White Sands National Monument: Reflections in Gypsum

Along the Interdune boardwalk

Along the Interdune boardwalk
1/50 sec; F/18; ISO: 100; 135mm
Taken: 12/27/13 @11:32AM

Alkali Flat

Alkali Flat
1/250 sec.; f/10; 24mm; ISO: 100
Taken: 12/27/13 @3:54PM


1/100 sec; F/16; ISO-100; 116mm
Taken 12/27/13@4:12PM

Among the wonders of our natural world is the world’s largest known gypsum dune field: White Sands National Monument. Located a few kilometers west of Alamogordo, New Mexico, it has an elevation of 4235 feet, and is a 275 sq mile national park comprised of cool white gypsum sand dunes.

For obvious reasons, WSNM is on the destination bucket list of many amateur and professional photographers. It sure was on mine.  The nearest major airport is in El Paso, Texas, about 85 miles south. There is no public transportation to or through the park. Everywhere one looks there is spectacular scenery. Light shifts and reflects and bounces around the sands. It is captivating and enchanting.  In my photographs, what you see is white sand; not a spec of snow.

The Park Service explains that while the wind piles the sand grains into dunes, the dunes move forward under the force of gravity. As the leading edge of the dune (“slipface”) gets steeper, gravity pulls an avalanche of sand down the slipface, moving the dune forward. They are constantly on the move.  Wind moves small sand grains by bouncing them along the surface in a process called “saltation.” Saltating sand grains create beautiful ripple patterns on many dune surfaces.

The major issue faced when photographing this white sand is getting your exposure right. Yes, in the morning and afternoon I did use a polarizing filter on my lens. We entered the park not until 2 hours after sunrise; I was traveling with young children and we first stopped in town at the Waffle & Pancake Shoppe for a hearty breakfast; then the kids pursued Junior Ranger booklets at the visitor center after watching the informative film.  We drove in, and were blessed with a cloudless, sunny day. Great for hiking around. Less so for exciting photographs that include  sky.  I removed the filter an hour before sunset when it was no longer necessary and the softest colors were present, even as the shadows elongated.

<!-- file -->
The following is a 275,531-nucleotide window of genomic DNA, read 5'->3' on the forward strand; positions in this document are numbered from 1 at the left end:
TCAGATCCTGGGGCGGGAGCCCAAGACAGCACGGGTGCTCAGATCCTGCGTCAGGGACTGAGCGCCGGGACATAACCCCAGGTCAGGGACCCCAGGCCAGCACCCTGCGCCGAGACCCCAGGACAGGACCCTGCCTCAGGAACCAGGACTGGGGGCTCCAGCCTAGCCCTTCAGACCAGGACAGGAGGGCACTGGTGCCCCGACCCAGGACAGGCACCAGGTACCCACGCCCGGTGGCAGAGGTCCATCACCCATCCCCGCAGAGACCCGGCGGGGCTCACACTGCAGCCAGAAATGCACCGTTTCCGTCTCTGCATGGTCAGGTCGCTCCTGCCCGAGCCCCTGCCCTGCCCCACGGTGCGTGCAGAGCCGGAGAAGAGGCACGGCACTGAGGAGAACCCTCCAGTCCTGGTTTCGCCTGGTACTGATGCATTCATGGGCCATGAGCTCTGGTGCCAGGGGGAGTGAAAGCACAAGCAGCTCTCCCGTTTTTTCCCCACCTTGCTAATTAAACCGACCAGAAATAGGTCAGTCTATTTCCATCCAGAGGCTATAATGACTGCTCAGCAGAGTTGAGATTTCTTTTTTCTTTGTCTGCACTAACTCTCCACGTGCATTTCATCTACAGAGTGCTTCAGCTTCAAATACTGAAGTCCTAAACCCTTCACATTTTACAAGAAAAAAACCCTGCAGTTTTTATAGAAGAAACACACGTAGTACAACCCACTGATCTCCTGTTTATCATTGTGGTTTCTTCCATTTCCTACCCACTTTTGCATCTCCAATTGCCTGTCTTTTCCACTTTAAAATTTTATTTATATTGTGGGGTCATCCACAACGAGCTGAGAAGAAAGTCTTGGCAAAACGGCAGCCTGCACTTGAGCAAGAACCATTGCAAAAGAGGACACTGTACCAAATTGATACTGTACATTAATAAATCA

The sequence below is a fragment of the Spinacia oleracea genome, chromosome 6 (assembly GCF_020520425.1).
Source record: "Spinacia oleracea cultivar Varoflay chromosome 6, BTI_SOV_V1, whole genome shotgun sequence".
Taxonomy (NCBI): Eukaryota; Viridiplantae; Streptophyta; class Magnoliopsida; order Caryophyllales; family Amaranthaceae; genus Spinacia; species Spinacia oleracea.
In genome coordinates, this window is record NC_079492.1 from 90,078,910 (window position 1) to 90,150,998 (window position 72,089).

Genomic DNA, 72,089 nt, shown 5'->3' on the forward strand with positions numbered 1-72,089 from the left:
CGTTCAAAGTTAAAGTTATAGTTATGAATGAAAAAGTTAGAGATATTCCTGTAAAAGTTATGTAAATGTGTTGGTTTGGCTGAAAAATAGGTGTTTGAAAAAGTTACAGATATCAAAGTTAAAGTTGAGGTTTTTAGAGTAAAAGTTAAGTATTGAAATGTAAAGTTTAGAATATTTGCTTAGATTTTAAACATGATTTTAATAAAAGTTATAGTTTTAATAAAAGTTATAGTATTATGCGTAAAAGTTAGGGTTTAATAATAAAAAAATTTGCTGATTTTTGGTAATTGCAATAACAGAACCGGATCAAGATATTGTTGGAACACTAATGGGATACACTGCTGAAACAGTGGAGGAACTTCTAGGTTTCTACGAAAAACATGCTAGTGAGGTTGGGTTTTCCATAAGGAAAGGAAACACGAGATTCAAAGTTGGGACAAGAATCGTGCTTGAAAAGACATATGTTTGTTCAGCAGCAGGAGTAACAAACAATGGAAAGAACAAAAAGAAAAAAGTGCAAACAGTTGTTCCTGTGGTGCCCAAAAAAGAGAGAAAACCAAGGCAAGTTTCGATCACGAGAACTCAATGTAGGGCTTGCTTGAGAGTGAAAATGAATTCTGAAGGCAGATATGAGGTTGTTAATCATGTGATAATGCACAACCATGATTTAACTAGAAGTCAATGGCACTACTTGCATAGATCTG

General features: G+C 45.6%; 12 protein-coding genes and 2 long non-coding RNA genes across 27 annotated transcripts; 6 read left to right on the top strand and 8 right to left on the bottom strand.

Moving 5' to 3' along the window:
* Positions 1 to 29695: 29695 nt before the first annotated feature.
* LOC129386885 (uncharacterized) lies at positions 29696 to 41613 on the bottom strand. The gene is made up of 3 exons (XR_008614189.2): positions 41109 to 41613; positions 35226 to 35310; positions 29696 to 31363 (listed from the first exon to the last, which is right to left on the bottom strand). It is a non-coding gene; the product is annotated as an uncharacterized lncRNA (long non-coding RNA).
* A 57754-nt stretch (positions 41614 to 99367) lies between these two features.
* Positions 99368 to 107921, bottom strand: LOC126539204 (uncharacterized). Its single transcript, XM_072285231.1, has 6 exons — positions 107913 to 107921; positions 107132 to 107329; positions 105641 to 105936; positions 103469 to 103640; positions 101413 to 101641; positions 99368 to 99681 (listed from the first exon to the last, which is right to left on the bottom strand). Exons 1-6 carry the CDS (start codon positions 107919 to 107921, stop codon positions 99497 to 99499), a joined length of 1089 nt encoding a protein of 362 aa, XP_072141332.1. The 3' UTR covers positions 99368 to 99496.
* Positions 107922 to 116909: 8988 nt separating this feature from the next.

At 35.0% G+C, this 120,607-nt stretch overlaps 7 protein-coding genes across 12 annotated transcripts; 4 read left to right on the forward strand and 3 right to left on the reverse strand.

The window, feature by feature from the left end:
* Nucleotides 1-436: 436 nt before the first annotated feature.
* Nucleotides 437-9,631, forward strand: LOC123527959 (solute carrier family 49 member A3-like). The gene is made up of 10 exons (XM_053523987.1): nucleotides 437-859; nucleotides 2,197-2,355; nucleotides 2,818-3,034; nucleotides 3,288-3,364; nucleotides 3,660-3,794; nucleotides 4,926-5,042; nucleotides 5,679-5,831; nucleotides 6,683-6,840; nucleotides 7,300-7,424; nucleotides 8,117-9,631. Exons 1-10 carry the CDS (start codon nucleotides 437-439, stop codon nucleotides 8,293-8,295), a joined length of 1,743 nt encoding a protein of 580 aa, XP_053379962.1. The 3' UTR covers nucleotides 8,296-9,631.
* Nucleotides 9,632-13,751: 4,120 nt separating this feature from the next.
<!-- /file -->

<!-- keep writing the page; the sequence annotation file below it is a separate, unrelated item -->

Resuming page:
For subject matter, one is greeted with sensitive shadows and textures, areas with desert plant life, animals or evidence of animals, abstractions of shape, large landscapes ideally suited for wide angles, sunrises and sunsets, visitors exploring nature and enjoying the scenery, and people demonstrating scale.

Animal Tracks

1/40 sec; F/22; ISO-100; 18mm
Taken 12/27/13 @1:51 PM


Backcountry landscape


Sledder climbing to dunetop


Two Year-old Tush
1/40sec; F/22; ISO:100; 18mm
Taken 12/27/13@2:24PM


Pattern Disruption


TEXTURE of sand


Horizontal Leading Lines


Vertical Leading Lines


The Disruptor
1/250 sec; F/10; ISO: 100; 18mm
Taken 12/27/13@4:53PM


Finding Shadows


Rolling Dunes


Horizontal Money Shot


Last Shot at Sundown


Venus of the Dunes
1/320; F/6.3; ISO:100; 135mm
Taken: 12/27/13@ 4:54PM


Velvet Sundown
1/125; F/11; ISO: 1600; 135mm
Taken 12/27/13@ 5:15PM

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